By Andrew Phillips
Hoodie Allen (real name Steven Markowitz) debuted his first studio album, “People Keep Talking”, a little over a year ago in October of 2014. Allen has made several smaller EP’s and mixtapes over the course of his rapping career, but this one truly brought him into the spotlight. The 14-track collection features several other popular artists such as Ed Sheeran, MAX, and Alex Wiley. In summer of 2015, Hoodie Allen was a part of “The Boys of Zummer” tour with headliners Wiz Khalifa and Fall Out Boy. The album reached the number 2 spot upon release on iTunes and was his first album to be released physically on CD.
“People Keep Talking” has a strong sense of unity within it to the point of connecting one song to the next via messages on an answering machine. The first track, “100 Percent of Something,” has been a reoccurring line said at concerts and put on his merchandise. He talks of being lost in life and simply wanting more, which, if you know of Markowitz’s background, makes it even more powerful. Before he decided to go full time on rapping, Steven Markowitz attended University of Pennsylvania and then was a staff member for Google. Over the course of his years at the technology company however, he built up enough of an audience in his off time to leave the internet group and make rapping and singing his career.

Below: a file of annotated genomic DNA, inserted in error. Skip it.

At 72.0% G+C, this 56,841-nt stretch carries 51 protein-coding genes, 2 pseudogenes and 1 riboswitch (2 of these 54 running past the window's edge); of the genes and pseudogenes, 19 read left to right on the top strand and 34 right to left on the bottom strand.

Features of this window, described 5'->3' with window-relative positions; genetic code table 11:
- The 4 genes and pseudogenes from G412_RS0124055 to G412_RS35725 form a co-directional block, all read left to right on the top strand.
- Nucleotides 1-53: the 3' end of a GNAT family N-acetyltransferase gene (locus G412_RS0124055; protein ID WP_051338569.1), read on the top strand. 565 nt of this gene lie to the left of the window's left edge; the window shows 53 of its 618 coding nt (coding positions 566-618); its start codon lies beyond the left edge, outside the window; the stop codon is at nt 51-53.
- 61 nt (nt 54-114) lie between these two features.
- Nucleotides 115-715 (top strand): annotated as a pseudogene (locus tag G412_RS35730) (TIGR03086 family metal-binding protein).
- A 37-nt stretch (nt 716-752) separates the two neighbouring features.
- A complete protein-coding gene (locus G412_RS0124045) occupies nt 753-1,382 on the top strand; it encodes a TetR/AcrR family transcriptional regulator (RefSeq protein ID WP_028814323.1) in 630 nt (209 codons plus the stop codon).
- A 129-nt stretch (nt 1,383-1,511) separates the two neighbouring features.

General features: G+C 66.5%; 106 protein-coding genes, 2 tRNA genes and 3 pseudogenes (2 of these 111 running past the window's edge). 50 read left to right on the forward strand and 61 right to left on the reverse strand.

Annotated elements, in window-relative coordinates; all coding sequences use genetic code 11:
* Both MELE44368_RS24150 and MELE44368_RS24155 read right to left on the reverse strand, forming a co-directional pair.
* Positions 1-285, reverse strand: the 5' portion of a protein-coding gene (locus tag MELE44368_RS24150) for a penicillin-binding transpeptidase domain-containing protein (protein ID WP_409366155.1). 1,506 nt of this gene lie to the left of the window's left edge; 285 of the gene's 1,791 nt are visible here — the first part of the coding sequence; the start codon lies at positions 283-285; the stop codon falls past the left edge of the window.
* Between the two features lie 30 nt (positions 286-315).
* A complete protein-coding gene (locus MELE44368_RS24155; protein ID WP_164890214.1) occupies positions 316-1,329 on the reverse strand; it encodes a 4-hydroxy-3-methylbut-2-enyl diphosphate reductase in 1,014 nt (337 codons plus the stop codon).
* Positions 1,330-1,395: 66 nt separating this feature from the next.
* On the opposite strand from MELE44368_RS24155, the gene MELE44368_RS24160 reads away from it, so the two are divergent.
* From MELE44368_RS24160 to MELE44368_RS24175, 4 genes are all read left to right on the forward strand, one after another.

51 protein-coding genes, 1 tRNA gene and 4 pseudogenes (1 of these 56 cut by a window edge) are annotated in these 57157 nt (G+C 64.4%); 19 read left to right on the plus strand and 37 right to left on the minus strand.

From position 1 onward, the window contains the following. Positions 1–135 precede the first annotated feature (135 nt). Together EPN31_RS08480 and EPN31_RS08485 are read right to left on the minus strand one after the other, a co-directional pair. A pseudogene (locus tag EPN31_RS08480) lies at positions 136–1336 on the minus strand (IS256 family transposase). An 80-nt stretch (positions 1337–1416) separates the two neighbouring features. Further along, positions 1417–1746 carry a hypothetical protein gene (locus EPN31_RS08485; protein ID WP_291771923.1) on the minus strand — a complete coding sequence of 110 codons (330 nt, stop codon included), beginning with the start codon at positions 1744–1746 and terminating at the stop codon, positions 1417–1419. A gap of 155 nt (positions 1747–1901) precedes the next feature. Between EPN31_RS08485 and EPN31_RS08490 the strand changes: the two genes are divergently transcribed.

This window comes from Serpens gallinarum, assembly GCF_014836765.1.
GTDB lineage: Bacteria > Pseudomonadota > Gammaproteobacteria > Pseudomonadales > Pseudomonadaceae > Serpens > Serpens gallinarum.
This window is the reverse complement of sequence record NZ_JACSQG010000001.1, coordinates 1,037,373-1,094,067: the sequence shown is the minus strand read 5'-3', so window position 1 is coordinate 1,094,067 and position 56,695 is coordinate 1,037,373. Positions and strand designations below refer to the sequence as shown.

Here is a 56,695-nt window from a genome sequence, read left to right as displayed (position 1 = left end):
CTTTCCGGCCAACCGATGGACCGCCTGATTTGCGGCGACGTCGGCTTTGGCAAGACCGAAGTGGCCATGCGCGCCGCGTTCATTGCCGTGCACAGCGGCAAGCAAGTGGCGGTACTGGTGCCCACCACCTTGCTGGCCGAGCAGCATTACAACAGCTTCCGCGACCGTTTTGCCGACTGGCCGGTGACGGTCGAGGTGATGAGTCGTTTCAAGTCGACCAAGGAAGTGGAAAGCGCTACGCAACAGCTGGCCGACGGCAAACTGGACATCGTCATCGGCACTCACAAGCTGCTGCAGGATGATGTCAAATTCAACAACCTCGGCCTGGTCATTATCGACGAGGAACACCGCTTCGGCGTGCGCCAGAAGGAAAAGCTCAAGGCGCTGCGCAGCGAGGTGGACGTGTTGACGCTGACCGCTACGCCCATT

The second track of the same name as the album deals with all his “haters” and those that believed he would not make it to the big time. Allen has had his fair share of hate or discrimination due to his voice, lyrics, and cultural background. In May 2014, prior to the release of his latest album, Hoodie released a solo track entitled “Nolan Ryan”. The diss-track was dropped for free on his website with Allen going to Twitter to state that the new album was more singing than rap and he felt he owed it to the fans. A Twitter feud then occurred after the solo’s release amongst Hoodie Allen, Riff Raff, and Mike Stud, whom both had name drops in the song. Stud and Allen then exchanged mean insults and diss-tracks days later. Eventually both came to peace with the lyrics sung and moved on to more mature things.
The remaining twelve songs each address separate factors and passions of Allen’s life. From “Act My Age,” a youthful love letter to remaining a party enthusiast, to “All About It,” where Hoodie and Ed Sheeran talk of how to impress the females they have crushes on, the collection achieves a solid nine out of ten rating. My only gripe with the collection is that it is simply not long enough; just one or two more great tracks would have been a great addition. Overall, “People Keep Talking” contains a powerful rock-pop feel to accompany the basic rap / hip-hop lyrics. This studio album has shown that Hoodie Allen can play in the big leagues of the music industry and shows promise for his next project.